At Behance, we’re trying to empower creative careers around the world. Creative people know no bounds and some of the greatest creative work is coming out of Central and Eastern Europe, Russia, and a lot of developing countries. For example, there are millions of people in India who don’t have a computer, but they have mobile devices. They are able to learn how to photo retouch or do things that could, in essence, allow them to be connected to a global creative economy and make a living for themselves. It’s a very empowering notion to help people showcase their work, no matter where they are, in hopes of being found and getting opportunities. Those are the things our team talks about when we get together for dinner: what could this mean beyond us? That is what drives us.
“Everything that is truly only for yourself empties very quickly. It’s almost like having the most amazing meal of your life, but eating it alone—it doesn’t mean anything unless you can share it with someone.”
This is a big question. Are you creatively satisfied?
Never. I mean, the evidence of that is that when I go to bed most nights, I have to reach over and grab my iPad or notebook to write ideas down. When I’m driving, I have to pull over because I don’t want to carry an idea in my head; I’m scared I’m going to lose it, so I have to capture it. It drives the people around me crazy and I also get frustrated—can’t I just go to bed? If I was creatively satisfied, then I would just let that stuff go. But I am insatiably interested in doing something with those ideas and it’s a burden I hope I never lose. I think we are all like that to some extent with the things we’re interested in. It saddens me when people are doing work that they’re not genuinely interested in. They’re missing out on that insatiable interest that keeps driving us to capture ideas, implement them, and complete that void we have for creating something from scratch.
Tina: We know you have plenty of ideas, but in the next 5 to 10 years, is there anything you’re interested in exploring or doing?
I’ve actually never been part of any product team to make a creative application. Behance helps you showcase your creations and become a better creative professional, but I’ve never done the kind of stuff Adobe does—building the creative applications themselves. I hope there is some opportunity to work with the future of creative applications.
There’s a lot more writing I want to do as well. I love writing as a means of engaging with many people I don’t know. I also like reading what other people have written and being a part of that thought exchange. It would be fun to do more of that—but I still feel like we’re in the early innings of ideas at Behance!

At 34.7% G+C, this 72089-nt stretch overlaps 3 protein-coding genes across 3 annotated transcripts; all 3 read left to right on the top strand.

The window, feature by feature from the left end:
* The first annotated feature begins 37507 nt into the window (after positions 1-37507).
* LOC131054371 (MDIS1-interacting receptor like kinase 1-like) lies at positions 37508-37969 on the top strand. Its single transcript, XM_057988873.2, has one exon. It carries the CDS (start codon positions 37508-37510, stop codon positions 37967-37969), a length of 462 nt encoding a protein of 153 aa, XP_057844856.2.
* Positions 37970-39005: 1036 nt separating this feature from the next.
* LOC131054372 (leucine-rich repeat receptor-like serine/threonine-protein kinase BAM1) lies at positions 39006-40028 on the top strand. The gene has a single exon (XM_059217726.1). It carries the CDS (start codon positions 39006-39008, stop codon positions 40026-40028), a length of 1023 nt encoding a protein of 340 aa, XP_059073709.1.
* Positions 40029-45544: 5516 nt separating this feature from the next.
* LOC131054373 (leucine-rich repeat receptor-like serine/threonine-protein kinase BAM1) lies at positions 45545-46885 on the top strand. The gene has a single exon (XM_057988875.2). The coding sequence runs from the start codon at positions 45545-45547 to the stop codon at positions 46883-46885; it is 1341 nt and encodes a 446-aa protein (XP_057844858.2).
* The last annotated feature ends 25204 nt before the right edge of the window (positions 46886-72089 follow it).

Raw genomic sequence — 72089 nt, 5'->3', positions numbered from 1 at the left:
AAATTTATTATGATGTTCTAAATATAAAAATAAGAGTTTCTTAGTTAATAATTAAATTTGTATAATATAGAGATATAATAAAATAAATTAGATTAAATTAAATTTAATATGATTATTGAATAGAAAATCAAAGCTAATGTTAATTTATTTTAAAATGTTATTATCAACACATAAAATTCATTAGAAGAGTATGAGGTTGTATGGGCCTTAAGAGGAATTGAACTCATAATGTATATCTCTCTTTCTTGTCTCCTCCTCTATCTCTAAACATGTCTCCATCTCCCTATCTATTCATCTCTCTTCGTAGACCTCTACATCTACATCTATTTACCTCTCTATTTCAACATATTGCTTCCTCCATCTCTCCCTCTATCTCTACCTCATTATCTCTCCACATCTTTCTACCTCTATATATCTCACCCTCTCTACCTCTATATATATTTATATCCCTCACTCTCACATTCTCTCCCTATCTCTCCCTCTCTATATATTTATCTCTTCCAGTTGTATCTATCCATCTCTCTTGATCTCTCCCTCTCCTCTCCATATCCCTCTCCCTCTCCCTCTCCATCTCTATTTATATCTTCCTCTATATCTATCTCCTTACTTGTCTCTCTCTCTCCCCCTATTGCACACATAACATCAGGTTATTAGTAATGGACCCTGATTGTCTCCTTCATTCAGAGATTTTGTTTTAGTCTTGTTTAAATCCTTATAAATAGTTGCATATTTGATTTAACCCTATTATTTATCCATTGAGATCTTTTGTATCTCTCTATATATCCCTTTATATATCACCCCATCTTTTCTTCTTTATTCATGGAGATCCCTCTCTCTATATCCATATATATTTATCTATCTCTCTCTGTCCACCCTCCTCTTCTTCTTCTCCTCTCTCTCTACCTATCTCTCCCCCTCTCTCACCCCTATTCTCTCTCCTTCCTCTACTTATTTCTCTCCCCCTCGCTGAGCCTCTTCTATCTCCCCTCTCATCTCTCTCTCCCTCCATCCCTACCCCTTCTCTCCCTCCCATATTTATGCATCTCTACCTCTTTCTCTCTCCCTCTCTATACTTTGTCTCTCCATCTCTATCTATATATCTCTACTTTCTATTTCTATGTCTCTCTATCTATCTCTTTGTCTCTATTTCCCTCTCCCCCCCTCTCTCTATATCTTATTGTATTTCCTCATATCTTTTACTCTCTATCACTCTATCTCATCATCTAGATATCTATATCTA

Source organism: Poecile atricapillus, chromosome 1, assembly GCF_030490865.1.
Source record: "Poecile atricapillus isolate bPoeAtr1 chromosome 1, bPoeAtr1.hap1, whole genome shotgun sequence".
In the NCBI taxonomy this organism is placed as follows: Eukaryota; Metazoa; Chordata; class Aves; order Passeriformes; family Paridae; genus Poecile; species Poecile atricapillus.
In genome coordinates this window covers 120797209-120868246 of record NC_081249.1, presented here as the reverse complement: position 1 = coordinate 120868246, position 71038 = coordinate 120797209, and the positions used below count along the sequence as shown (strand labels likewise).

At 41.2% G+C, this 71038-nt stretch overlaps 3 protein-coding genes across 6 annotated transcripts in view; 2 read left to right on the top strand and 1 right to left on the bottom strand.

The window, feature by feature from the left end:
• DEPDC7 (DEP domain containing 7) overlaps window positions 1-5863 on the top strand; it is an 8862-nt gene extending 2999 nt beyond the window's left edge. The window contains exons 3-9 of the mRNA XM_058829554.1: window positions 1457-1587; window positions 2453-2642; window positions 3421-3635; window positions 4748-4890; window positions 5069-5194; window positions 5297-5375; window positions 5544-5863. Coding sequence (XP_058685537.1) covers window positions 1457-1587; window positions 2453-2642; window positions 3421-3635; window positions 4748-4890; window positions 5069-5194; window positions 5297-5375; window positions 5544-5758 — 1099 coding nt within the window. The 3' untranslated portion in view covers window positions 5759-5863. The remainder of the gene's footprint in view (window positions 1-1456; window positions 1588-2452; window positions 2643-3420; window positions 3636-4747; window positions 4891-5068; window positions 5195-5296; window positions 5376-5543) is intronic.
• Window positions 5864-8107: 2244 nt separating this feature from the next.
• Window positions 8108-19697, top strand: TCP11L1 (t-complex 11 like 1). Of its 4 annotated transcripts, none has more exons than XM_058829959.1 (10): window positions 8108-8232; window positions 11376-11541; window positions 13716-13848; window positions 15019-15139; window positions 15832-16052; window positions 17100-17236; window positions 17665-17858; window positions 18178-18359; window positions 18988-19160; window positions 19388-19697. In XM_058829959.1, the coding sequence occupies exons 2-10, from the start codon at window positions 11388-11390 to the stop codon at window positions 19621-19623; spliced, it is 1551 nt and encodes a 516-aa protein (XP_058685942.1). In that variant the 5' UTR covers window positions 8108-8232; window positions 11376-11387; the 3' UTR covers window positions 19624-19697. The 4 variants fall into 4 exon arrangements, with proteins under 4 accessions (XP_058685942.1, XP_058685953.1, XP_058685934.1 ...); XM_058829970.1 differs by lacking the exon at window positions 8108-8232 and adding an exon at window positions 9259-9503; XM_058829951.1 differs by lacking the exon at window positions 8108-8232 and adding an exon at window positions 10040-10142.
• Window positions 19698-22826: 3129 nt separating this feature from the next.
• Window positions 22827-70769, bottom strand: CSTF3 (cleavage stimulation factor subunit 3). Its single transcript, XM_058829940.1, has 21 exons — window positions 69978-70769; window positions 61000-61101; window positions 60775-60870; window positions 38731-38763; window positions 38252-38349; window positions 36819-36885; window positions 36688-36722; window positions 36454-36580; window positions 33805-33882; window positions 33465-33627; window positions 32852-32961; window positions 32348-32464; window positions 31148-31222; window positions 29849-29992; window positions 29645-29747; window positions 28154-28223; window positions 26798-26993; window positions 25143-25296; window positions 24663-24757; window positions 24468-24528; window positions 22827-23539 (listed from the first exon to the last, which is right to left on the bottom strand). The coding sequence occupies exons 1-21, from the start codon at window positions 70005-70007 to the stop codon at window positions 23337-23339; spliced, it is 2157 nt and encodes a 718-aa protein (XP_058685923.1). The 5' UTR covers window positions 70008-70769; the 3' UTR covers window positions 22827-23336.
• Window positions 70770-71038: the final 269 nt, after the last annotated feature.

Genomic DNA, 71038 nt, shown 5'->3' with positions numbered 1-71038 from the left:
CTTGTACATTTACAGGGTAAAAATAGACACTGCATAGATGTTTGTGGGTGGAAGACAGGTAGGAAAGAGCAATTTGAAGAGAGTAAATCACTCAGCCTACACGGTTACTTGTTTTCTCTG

Tina: So, more of what you’re already doing with some new things mixed in.
Yeah, I want to challenge myself and keep learning. From a management standpoint, managing a team of 50 people is a lot different than managing a team of 15 or 20. It’s an art to make sure that everyone is communicating, that people are in sync, that there is prioritization, and that, at the end of the day, you can push something forward in a meaningful way. As a company gets bigger, those things become harder to do. Fortunately, we brought on Will Allen to fill our Behance team’s COO role almost two years ago, and he and I have worked closely in managing the growth and keeping the secret sauce alive. I’m excited to figure out these challenges and I think that’s part of the learning curve I’m now in.
Tina: Is your entire team in New York or do some people work remotely?
The whole team is based here.
Ryan: Have you ever worked with anyone remotely?
Well, now I work with a ton of people remotely through my new role in Adobe. I think it’s all about communication and having that gut instinct of knowing when you’re not aligned and something needs to be clarified—and then actually clarifying it. Ambiguity kills great ideas, and great leaders kill ambiguity. You definitely have to assert yourself more when you’re not working in the same place.
“…the greatest competitive advantage in business and life is self-awareness…What we should be investing a tremendous amount of time and energy into is our own self-awareness, which means investing in our own psychology in order to understand and develop ourselves…that’s the number one thing you can do to stay ahead of the curve.”
If you could give advice to a young person starting out, what would you say?
One piece of advice is that the opportunity cost of waiting to do what you want to do just goes up. The excuses you tell yourself to wait to try what you have in your mind are wrong. In truth, you will have more responsibility tomorrow than you have today—it’s a fact. You can always find a reason why you should wait, and some are very valid, like having to pay back student loans, but recognize the fact that the opportunity cost goes up, not down. Whenever people talk to me about their ideas, I get frustrated because I want them to do something about it. Take action on things that are in your mind’s eye. That’s one piece of advice.